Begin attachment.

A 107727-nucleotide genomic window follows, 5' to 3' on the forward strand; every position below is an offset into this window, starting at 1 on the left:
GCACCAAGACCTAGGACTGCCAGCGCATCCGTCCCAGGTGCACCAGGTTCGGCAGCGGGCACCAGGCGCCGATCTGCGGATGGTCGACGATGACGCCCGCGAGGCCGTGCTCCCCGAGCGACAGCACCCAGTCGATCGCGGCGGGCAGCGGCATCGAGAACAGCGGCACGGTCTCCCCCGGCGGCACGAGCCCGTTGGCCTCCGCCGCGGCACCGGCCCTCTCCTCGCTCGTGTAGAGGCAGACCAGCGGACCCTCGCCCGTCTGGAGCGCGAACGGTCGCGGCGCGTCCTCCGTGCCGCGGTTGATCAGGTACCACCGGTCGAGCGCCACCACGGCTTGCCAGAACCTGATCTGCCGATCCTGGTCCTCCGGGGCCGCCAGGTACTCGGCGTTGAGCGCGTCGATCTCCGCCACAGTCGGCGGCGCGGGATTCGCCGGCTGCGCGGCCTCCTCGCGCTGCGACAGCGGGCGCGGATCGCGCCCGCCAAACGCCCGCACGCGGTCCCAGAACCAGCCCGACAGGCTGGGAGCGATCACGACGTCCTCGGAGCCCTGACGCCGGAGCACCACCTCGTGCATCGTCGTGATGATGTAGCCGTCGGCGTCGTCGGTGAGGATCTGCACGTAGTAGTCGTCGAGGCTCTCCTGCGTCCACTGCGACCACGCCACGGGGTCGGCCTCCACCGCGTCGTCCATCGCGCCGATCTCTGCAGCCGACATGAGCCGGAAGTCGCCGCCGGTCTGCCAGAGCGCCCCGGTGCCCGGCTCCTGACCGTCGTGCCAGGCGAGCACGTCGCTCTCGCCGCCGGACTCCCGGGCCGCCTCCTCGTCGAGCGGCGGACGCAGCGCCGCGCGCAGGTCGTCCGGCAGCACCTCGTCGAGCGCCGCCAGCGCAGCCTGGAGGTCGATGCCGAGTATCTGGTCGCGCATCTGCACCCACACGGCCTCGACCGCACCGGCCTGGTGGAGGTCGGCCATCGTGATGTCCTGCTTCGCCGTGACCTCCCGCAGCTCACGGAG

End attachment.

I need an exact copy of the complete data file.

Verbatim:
A 107727-nucleotide genomic window follows, 5' to 3' on the forward strand; every position below is an offset into this window, starting at 1 on the left:
GCACCAAGACCTAGGACTGCCAGCGCATCCGTCCCAGGTGCACCAGGTTCGGCAGCGGGCACCAGGCGCCGATCTGCGGATGGTCGACGATGACGCCCGCGAGGCCGTGCTCCCCGAGCGACAGCACCCAGTCGATCGCGGCGGGCAGCGGCATCGAGAACAGCGGCACGGTCTCCCCCGGCGGCACGAGCCCGTTGGCCTCCGCCGCGGCACCGGCCCTCTCCTCGCTCGTGTAGAGGCAGACCAGCGGACCCTCGCCCGTCTGGAGCGCGAACGGTCGCGGCGCGTCCTCCGTGCCGCGGTTGATCAGGTACCACCGGTCGAGCGCCACCACGGCTTGCCAGAACCTGATCTGCCGATCCTGGTCCTCCGGGGCCGCCAGGTACTCGGCGTTGAGCGCGTCGATCTCCGCCACAGTCGGCGGCGCGGGATTCGCCGGCTGCGCGGCCTCCTCGCGCTGCGACAGCGGGCGCGGATCGCGCCCGCCAAACGCCCGCACGCGGTCCCAGAACCAGCCCGACAGGCTGGGAGCGATCACGACGTCCTCGGAGCCCTGACGCCGGAGCACCACCTCGTGCATCGTCGTGATGATGTAGCCGTCGGCGTCGTCGGTGAGGATCTGCACGTAGTAGTCGTCGAGGCTCTCCTGCGTCCACTGCGACCACGCCACGGGGTCGGCCTCCACCGCGTCGTCCATCGCGCCGATCTCTGCAGCCGACATGAGCCGGAAGTCGCCGCCGGTCTGCCAGAGCGCCCCGGTGCCCGGCTCCTGACCGTCGTGCCAGGCGAGCACGTCGCTCTCGCCGCCGGACTCCCGGGCCGCCTCCTCGTCGAGCGGCGGACGCAGCGCCGCGCGCAGGTCGTCCGGCAGCACCTCGTCGAGCGCCGCCAGCGCAGCCTGGAGGTCGATGCCGAGTATCTGGTCGCGCATCTGCACCCACACGGCCTCGACCGCACCGGCCTGGTGGAGGTCGGCCATCGTGATGTCCTGCTTCGCCGTGACCTCCCGCAGCTCACGGAG